Brooke and Rob were thrilled with their new baby twin boys Jack and Nash, but when the babies were around 51/2 months old, Jack started having episodes that they barely recognized as seizures. When they became more frequent, they took him to the Canmore hospital – the nearest hospital to their home in Banff. The doctor there told them they needed to see the experts at the Alberta Children’s Hospital and that’s how Jack became a patient of Pediatric Neurologist Dr. Bello.
While in referral process, Jack’s episodes were happening more frequently – occurring hourly – and to the point where his torso would jackknife. And what Dr. Bello confirmed was that these episodes were actually seizures. Further scans and testing determined that the seizures were being caused by a condition Jack has called Polymicrogyria – where the brain develops too many folds and the folds are smaller. This condition also means that Jack’s brain is prone to seizures. While the seizures and the new diagnosis was terrifying, Jack’s parents felt very confident they were in the best hands with Dr. Bello and his team. The first goal was to attempt to control the seizures with medication, which is always a long process in finding the right one, and this case was no exception.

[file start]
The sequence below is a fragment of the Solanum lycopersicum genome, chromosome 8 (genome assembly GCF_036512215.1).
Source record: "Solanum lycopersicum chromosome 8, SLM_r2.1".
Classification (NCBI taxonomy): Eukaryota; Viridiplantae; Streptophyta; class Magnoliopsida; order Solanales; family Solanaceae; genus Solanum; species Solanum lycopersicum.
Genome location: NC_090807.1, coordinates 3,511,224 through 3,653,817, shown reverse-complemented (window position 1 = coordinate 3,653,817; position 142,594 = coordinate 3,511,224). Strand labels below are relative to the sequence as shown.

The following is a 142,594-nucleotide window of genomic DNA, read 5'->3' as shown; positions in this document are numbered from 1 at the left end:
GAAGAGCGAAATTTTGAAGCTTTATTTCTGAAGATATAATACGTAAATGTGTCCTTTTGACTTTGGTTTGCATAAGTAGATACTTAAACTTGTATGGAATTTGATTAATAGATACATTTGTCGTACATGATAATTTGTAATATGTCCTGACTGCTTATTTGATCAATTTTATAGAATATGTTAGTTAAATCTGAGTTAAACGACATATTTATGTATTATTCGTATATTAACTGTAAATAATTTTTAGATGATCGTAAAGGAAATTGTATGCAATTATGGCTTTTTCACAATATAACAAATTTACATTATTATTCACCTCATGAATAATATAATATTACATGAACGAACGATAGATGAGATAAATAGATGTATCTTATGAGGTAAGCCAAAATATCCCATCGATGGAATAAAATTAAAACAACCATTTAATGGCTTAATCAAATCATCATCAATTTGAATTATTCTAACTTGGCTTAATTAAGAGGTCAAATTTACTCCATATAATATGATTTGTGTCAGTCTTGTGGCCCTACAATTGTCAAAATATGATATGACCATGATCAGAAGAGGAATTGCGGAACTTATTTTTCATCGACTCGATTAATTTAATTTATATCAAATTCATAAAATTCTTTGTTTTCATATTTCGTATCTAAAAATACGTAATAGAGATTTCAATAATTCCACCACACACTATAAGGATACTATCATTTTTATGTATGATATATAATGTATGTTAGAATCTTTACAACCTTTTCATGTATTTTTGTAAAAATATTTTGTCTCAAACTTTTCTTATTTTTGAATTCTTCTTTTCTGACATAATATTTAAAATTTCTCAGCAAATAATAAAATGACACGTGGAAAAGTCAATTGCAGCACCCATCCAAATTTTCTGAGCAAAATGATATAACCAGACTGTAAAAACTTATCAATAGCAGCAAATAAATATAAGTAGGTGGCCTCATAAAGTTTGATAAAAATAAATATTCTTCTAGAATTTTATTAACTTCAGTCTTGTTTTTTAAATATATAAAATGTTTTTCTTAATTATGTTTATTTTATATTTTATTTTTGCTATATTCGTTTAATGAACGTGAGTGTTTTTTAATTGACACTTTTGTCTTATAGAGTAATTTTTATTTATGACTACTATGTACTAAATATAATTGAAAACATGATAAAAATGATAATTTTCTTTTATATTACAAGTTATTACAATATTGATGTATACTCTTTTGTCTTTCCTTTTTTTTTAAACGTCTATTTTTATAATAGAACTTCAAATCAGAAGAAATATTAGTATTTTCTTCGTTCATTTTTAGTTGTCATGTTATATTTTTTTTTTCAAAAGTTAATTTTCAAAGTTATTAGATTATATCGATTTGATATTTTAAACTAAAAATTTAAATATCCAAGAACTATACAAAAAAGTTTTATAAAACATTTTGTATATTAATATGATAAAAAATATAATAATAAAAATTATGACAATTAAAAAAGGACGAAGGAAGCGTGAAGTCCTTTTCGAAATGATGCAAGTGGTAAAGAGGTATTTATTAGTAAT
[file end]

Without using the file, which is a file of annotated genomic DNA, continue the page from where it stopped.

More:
The seizures kept coming and he was regressing. The drugs often come with nasty side effects that can affect mood and personality or even give you an insatiable appetite. With drug after drug proving ineffective, an aggressive 40-day hormonal therapy was tried. It came with its own set of side effects, but it worked and Jack was seizure-free. He became coming back….smiling again…giggling again….being himself again. And Brooke and Rob had hope again. Jack started walking at 18 months and could say a few words. He was seizure-free until last summer when he began having them again. This was devastating news, but it was determined that Jack was a good candidate for brain surgery. And while no parent would want their child to undergo a brain surgery, as Neurosurgeon Dr. Walter Hader put it, “Jack is at a standstill in development and that won’t change without brain surgery.”
Once they got their own heads around it, they began to look forward to the surgery. So after mapping the brain to determine where the seizures were originating, Jack went for surgery on November 22. Jack had several resections in his brain – they took out the bad and left the good. Thankfully the brain is capable of rewiring itself, and as he began to recover, Jack showed no signs of permanent damage. In fact he was home in days, and walking and running soon after that. He is a happy boy, which Brooke say is what she cares about. Donor-funded microscope and navigation systems in the operating room where used in Jack’s surgery and helped to ensure the most accurate surgery possible.